Phew !! that is a lot of connectivity and a lot of sensors for such a small module
Some of the use cases for this module are:
- Vehicle Tracker and fleet management
- Personnel positioning
- Home security
- Safety monitoring for children/elders
- Animal husbandry and protection
There will be some SKUs available for the board with on board support for NB-Iot or 4g/CAT m1 supported modules from Quectel. so make sure you decide on the model that you prefer to work on.Setting up your build environment:
I would be running this setup on a ubuntu machine running 16.04 (later versions should also work) and make sure that you have a bluetooth 4.0 dongle with you and your on the latest kernel to ensure that you can run the Bluez tools to enable a ipv6 over ble connectivity.Download the Zephyr OS source code:
Open a shell session on your ubuntu machine and inside a folder of your choice run the follwing commands:
git clone https://github.com/zephyrproject-rtos/zephyr.git
This will clone the latest zephyr OS
Zephyr currently supports the following Nordic ICs:
- nRF51822 (all variants)
Important note on custom or additional boards: If your board is similar to one of the above supported ones but does not include a 32KHz external crystal, you may have to include the following lines in your prj.conf:
First we need to obtain and install a toolchain. The following toolchains are supported as of date for developing ZephyrOS for nrf52:
- Linux: Zephyr SDK, GCC ARM Embedded
- macOS: GCC ARM Embedded
Assuming we go with GCC ARM Embedded and that you have a working native compiler and basic toolset on your machine, you can then follow the steps below:
- Download and unpack GCC ARM Embedded to the folder of your choice. In this manual we will assume you've unpacked it in ~/gccarmemb/
- Export the following environment variables:
$ export GCCARMEMB_TOOLCHAIN_PATH="~/gccarmemb/" $ export ZEPHYR_GCC_VARIANT=gccarmemb
- At the root folder of your freshly cloned repository, run:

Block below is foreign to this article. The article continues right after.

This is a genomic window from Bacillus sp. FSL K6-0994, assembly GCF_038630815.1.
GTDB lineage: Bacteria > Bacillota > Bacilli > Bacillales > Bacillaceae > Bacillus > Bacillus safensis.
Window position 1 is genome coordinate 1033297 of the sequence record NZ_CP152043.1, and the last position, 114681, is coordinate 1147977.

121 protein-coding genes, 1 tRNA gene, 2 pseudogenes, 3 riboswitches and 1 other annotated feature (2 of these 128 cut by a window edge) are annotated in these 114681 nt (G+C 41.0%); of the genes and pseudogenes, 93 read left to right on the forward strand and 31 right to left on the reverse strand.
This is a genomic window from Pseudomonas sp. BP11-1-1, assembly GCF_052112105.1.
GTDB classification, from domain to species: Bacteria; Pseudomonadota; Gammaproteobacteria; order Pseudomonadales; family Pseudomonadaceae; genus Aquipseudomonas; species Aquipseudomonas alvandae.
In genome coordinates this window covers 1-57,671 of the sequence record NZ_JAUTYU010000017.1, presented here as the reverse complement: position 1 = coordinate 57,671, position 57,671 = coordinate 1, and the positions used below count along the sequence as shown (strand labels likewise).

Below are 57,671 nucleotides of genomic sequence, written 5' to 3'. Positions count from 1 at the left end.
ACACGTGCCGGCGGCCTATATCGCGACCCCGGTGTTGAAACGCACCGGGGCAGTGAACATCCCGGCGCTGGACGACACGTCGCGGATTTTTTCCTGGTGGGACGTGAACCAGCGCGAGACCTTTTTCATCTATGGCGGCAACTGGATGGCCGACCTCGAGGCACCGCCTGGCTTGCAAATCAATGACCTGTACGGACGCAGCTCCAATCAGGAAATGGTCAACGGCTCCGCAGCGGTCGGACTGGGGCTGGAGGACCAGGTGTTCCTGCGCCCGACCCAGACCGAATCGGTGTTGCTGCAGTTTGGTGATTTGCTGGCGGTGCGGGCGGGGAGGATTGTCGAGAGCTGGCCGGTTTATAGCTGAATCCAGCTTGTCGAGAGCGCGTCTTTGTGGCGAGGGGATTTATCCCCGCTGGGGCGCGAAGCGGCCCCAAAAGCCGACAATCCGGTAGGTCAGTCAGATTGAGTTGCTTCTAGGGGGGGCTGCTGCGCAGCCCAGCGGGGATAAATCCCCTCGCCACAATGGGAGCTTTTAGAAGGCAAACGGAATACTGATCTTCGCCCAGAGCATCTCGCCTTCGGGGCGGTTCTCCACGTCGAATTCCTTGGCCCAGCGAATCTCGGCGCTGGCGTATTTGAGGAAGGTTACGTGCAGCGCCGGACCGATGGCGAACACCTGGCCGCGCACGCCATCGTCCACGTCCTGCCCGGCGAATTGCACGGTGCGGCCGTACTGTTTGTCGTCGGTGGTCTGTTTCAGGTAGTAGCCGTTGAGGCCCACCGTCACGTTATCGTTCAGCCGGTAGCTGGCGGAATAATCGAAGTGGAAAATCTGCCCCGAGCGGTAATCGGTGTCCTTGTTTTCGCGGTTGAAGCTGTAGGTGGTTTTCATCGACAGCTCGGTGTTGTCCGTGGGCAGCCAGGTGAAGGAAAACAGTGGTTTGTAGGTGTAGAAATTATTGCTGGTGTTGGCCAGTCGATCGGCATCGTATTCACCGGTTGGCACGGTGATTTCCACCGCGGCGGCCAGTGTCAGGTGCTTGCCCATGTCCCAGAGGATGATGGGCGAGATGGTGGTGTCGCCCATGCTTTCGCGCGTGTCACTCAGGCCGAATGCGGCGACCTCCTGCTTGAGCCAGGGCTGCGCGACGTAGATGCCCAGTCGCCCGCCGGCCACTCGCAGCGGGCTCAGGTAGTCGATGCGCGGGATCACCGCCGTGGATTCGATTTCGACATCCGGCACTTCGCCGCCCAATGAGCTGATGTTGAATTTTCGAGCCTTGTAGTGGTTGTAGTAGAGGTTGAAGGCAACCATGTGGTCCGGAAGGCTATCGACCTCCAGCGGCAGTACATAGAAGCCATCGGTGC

$ source zephyr-env.sh
Now you are ready to build. Let's start with a simple beacon example:
$ cd samples/bluetooth/ipsp $ mkdir build && cd build $ cmake -DBOARD=nrf52_pca10040 .. $ make
- To flash the image into the board you will need to download and install the JLink Software and Documentation Pack and the nRF5x command-line tools. Additional information about Segger J-Link in Nordic nRF5x boards can be found in the Nordic nRF5x Segger J-Link doc page
- Now you are ready to use nrfjprog to erase and program the board:
$ nrfjprog --eraseall -f nrf52 $ nrfjprog --program outdir/nrf52_pca10040/zephyr.hex -f nrf52 $ nrfjprog --reset -f nrf52
hurray you have built the IPSP sampel for the nrf52 microcontroller. Now lets get to the interesting part. Getting ipv6 over BLE !!!Testing your firmware for ipv6 connectivity.
Once the device is flashed successfully with the firmware, it down to making your ubuntu box connect to the nrf52 IPSP service profile via BLE and send and receive ipv6 packets.
To test IPSP please take a look at samples/net/README, in addition to running echo-client you must enable 6LowPAN module in Linux with the following commands (as root):
# modprobe bluetooth_6lowpan# echo 1 > /sys/kernel/debug/bluetooth/6lowpan_enable
The itracker board does have two pins that can be converted to the UART signal for getting messages over UART but it requires slight modification to the firmware wich we will cover in the next set of tutorials. IF needed, you can use the RTT API from the nordic iot sdk and convert all your printf statements to RTT printf statements.